Breadcrumbs

Universal Design Conference comes to Auckland

Universal Design Conference comes to Auckland!

Auckland is getting ready to host the 3rd annual Universal Design Conference and Be. Accessible is excited to be a Gold sponsor of this hugely important event. The event aims to bring together influential thought-leaders to discuss inclusion by design in the topical areas of housing, neighbourhood, tourism, and transport.

In 2017 Be. Accessible commissioned Cogo Consulting to conduct the Access Citizen survey. We found that 56% of New Zealanders living with disability believe that communities in New Zealand could be more accessible to them so that they are able to participate fully in life – a great reason to incorporate universal design principals in everything that we do!  

Why would you want to exclude the 1 in 4 New Zealanders currently living with an access need? Universal design creates the conditions for full access to everyday life, so that every single person can thrive and participate to their fullest potential.

So, who will be speaking?

Minnie Baragwanath
Profile image of Minnie BaragwanathBe.’s CEO Minnie Baragwanath will invite us all to step into the future realm of Possibility!  She and her team believe that we must be designing for how the world is becoming and we must ensure that access is at the heart of this design approach. Be. Accessible has created The Be. Lab – a New Zealand based, globally networked, 21st century centre of access innovation – to enable this shift to occur.

In this VUCA (Volatile, Uncertain, Complex, Ambiguous) world, disruption happens swiftly. And any number of future currents – global migration patterns, crypto-currencies, shifting societal attitudes, climate change-related weather events, political upheaval, the aging population, AI and automation – could profoundly affect the state of accessibility globally. Existing access challenges may escalate rapidly, or alternatively, be eliminated completely. Historical, hard-fought-for wins of the accessibility movement have the potential to be quickly and dramatically impacted.

The Be. Lab methodology will support organisations and groups to remain alert and responsive to shifting trends, and build critical future-centred access innovation capability within their teams. The Be. Lab incubator will help Access Entrepreneurs test, iterate, fund, and scale their ideas for greater impact.

Victor Calise


Profile image of Victor CaliseAttendees will be lucky to hear from Victor Calise, commissioner of New York City Mayor’s Office for People with Disabilities. Minnie and our General Manager Megan Barclay met with him on their global study tour where he discussed his vision to make NYC the most accessible city in the world.

Victor Calise is a true leader in enabling accessibility through partnerships and by taking a strength-based approach to social change. His office’s goal is to improve accessibility in four main areas: transportation, employment, education and access to City government (referring to public infrastructure).

According to the Mayor’s Office of People with Disabilities website, the Commissioner “consistently engages with innovators in cybersecurity, autonomous vehicle development, and digital accessibility in order to ensure that accessibility remains a priority in technological developments.”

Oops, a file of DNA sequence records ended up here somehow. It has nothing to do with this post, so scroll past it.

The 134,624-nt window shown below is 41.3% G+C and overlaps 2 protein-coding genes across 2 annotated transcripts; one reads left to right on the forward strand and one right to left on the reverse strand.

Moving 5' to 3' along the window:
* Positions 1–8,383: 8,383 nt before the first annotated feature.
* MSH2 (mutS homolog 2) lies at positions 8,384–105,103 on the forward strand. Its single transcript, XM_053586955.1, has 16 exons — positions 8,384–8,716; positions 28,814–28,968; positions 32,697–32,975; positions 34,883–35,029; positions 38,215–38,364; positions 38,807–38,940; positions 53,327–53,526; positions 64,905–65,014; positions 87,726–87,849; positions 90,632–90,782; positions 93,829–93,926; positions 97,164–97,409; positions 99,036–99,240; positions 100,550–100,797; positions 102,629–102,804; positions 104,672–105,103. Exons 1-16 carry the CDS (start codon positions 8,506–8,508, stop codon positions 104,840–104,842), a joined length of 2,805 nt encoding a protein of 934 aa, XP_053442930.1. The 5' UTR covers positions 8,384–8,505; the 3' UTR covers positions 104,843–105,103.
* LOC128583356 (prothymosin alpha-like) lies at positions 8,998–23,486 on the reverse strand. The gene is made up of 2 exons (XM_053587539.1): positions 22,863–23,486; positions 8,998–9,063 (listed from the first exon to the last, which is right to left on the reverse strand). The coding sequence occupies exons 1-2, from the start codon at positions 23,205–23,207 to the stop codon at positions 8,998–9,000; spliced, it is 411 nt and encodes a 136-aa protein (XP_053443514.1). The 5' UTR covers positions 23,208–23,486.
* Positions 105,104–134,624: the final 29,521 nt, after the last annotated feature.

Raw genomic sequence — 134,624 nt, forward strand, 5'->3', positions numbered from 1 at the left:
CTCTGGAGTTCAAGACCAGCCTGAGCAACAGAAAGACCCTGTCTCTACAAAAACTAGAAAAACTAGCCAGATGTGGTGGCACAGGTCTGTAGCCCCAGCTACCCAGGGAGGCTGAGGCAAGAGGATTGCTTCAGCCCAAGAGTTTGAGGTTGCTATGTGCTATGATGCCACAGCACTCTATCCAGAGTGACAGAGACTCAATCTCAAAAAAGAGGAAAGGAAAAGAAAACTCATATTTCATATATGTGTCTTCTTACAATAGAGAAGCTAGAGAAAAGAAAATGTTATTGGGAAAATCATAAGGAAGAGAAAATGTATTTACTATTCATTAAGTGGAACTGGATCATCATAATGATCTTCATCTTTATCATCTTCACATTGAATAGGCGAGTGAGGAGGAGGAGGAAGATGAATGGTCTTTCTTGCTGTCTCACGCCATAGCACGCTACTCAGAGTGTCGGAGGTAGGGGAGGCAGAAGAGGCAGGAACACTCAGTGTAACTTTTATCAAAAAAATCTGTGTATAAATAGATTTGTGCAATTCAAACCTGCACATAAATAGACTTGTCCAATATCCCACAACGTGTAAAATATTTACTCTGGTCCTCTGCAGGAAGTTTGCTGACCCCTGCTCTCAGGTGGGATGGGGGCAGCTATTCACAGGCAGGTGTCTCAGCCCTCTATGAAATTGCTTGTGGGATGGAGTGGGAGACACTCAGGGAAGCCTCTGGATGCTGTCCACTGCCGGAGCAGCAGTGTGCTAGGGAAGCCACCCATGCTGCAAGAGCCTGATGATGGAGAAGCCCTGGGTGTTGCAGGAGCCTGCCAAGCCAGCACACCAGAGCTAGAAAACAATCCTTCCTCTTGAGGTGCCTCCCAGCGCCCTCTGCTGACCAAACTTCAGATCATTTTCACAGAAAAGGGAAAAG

Ludo Campbell-Reid


Profile image of Ludo Campbell-ReidDescribed by The Property Council of New Zealand as “the lightning rod for the transformation of downtown Auckland” Ludo is a globally renowned city planning expert and urban design thought-leader with over 25 years of international experience within public and private sectors. He advises mayors, governments, cities, companies and communities on how to make their cities healthier, safer and more inclusive.
 
In speaking with Ludo, who is also a Fab 50 member, he expressed the people-centered vision of his team, Auckland Council’s Auckland Design Office: “Cities are not machines. They are living, breathing organisms with human characteristics and traits. The key to understanding cities is understanding people. It’s more psychology than planning. People, not the private car, nor the bus or the train or the office building are the customer.”   

“The whole purpose of the conference is to work out how to put the needs of people at the heart of every well-designed place … I’d like to see universal design champions across the design, service, and development sectors, collectively raising its awareness, it’s appeal and tackling the issues and barriers that hold us back. We’re all getting older and living longer. Universal Design is the greatest challenge of 21st century cities”.

Ludo says that while New Zealand has been relatively slow to start conversations about universal design … there are centres of excellence happening across Aotearoa. 

“Our city is going through a public space and public transport revolution. The challenge for us is to ensure that the universal design and collaboration with diverse stakeholders are part of every design project, from the early concept stage to the construction.”

“A city that is a city for all, is a city that will be overall more productive, more vibrant, more community centered, and more inclusive. That is the type of city everybody wants”.